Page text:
Usually all you need to do is to grasp the two old shock cords and push them into the plastic hub to have the plastic latch pop out in the middle of the hub. But if necessary, you might have to reach in with the needlenose pliers.
The latch will snap open to release the cord (but be gentle, you don't want to break this piece).You now need a loop of the new shock cord to get through. Pushing it through from below generally doesn't work, so I just take a length of the old shock cord, double it and push it through from the inside back down the hole for that pole.
Put the length of new shock cord through the loop of old cord and then pull it up into the plastic hub with the old shock cord. Once you have a loop at the inside of the hub, you can remove the old shock cord.
Now you want to reclip the plastic latch onto the new shock cord. It might not latch, but don't worry if it doesn't so long as the new cord is all the way down at the base of the latch.
Now carefully pull the new cord out of the plastic hub, which is to reseat the plastic latch. This is a place where the 1/8" cord is a bit of a pain as you have to pull kind of hard to get the latch to return to its proper spot. Once it is in place, you can undo the vise grip and return the ridgeline poles into the plastic hub (this will prevent the plastic latch from going back out and causing problems as you fuss with the rest of the shock cord).
Now you want to put the short end of the new cord through the loose knot you made before. Tighten the knot by pulling on the cord on either side (i.e., not the loose end you just threaded in). Stuff the loose end, then the knot, down into the nearest (highest) of the pole segments. Once it is in the pole, you can pull hard from the other end of that pole segment to get the knot far enough in the pole that you won't be having it in the way when you are making your tent in a thunderstorm. (Be careful that your pole segment seats in the plastic hub properly before pulling hard at the end).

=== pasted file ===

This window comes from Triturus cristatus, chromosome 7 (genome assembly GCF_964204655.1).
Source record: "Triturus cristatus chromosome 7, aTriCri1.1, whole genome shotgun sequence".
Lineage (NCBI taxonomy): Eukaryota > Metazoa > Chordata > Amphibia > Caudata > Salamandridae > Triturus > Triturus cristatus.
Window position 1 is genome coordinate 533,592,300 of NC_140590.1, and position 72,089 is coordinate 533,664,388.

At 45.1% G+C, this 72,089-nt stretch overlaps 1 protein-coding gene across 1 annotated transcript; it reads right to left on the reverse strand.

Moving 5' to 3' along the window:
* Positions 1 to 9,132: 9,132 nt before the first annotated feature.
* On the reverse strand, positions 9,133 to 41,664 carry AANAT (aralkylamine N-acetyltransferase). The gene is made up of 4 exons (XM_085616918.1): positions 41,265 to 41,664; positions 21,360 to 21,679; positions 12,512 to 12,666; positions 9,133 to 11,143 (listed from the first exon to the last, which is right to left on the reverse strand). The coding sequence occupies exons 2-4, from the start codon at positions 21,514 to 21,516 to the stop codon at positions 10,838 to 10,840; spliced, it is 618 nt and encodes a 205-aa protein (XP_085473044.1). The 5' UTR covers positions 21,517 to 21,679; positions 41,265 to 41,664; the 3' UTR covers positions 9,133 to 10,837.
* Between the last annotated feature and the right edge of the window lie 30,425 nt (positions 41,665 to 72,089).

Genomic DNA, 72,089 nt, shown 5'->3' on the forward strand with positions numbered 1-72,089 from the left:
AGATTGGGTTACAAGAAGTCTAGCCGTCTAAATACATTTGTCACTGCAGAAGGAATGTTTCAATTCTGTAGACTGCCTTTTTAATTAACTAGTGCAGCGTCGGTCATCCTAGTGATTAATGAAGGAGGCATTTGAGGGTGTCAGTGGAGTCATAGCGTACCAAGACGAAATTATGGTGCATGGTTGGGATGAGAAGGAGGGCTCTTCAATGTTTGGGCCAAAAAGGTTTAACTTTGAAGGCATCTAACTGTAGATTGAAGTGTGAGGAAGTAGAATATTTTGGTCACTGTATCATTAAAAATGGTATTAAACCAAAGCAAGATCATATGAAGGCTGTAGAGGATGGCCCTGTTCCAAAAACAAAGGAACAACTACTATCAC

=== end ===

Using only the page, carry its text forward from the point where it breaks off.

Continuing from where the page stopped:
Now reassemble the full pole. Hopefully you have shock cord sticking out the end where the grommet-seating tip will be. Pull that cord out so that there is a bit more tension than you think the pole should have when done. Use the vise grip to hold the shock cord. Cut the shock cord 6-7" from the vise grip (you can always trim later, so err on the side of too long). Make a loose simple knot about an inch below the vise grip, then loop the free end of the shock cord into that knot, making a loop. Tighten the knot as much as possible. Now take the hook end of the grommet-fitting end of the pole and attach it to the end of the loop:
Now just release the vise grip and push in the knot into the pole segment (again easier if you are using 3/32" shock cord); I used the needlenose for that. Once it is in you can pull from the other end of that pole segment to get the tip properly seated. Once it is in the end of the pole, twist the pole to fully screw in the pole tip.
Wow, @cjones_cu! Thank you so much for sharing this detailed report of replacing your tent's shock cord. We will be sure to point other community members in the direction of this post if they come with questions about the Half Dome 2+!